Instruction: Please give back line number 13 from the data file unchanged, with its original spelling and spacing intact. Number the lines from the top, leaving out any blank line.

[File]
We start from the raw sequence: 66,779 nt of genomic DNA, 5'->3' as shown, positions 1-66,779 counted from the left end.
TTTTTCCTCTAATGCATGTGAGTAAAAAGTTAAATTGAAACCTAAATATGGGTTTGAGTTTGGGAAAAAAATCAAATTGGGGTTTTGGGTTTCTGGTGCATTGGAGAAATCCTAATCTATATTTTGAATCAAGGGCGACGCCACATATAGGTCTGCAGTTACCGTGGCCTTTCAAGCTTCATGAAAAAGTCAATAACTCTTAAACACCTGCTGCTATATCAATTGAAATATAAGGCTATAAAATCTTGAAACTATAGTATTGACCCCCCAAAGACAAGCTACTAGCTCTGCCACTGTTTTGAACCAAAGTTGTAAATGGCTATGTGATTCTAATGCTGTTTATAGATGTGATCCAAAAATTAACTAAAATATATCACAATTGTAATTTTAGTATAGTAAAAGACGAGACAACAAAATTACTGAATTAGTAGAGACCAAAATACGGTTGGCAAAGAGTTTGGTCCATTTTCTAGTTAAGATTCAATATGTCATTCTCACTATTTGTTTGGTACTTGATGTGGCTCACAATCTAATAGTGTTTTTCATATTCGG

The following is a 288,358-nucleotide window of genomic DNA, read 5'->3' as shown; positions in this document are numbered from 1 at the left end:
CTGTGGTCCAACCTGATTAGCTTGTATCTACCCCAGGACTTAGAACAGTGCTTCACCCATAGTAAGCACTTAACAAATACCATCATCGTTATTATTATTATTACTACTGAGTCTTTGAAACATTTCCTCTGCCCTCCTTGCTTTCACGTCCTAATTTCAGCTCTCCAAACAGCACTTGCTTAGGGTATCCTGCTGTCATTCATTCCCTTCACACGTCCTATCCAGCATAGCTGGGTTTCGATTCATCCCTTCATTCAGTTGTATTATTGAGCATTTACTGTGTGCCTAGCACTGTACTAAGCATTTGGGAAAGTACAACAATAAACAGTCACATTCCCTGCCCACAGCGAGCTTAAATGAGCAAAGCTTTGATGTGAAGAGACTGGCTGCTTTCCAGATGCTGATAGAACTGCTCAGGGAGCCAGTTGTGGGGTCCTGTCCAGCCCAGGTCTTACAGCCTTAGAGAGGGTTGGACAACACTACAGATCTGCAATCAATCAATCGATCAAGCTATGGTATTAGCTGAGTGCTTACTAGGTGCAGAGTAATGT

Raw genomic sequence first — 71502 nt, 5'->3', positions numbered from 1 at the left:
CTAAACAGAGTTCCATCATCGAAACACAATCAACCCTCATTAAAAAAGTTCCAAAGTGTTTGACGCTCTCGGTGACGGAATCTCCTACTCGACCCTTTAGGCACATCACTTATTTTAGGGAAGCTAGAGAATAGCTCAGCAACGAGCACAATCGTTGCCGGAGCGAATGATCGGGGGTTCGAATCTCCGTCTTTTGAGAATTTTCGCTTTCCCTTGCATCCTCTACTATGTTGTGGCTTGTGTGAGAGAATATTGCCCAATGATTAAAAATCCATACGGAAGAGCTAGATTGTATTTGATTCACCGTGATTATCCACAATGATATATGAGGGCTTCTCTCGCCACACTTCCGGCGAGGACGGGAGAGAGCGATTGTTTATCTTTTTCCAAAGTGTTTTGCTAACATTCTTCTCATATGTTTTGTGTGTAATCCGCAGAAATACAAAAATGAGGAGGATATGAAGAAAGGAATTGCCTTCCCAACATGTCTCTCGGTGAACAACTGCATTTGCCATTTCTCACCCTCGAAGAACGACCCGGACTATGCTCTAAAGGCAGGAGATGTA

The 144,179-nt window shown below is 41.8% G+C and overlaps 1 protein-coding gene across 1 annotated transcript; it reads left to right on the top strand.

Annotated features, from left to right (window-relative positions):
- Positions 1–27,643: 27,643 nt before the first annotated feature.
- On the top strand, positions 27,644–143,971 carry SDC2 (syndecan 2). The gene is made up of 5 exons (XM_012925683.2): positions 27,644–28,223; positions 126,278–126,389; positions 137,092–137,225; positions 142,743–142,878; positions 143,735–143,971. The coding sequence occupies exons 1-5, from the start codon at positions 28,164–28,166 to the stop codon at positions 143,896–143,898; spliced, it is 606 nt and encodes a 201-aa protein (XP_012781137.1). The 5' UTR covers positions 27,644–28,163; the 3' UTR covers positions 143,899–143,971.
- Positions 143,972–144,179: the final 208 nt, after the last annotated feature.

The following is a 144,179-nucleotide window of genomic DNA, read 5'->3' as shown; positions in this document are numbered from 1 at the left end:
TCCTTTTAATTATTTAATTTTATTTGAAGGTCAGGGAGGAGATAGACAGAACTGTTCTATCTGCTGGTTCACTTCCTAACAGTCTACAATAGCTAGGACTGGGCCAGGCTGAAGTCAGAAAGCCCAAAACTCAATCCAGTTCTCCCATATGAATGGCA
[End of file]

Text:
TCCTTTTAATTATTTAATTTTATTTGAAGGTCAGGGAGGAGATAGACAGAACTGTTCTATCTGCTGGTTCACTTCCTAACAGTCTACAATAGCTAGGACTGGGCCAGGCTGAAGTCAGAAAGCCCAAAACTCAATCCAGTTCTCCCATATGAATGGCA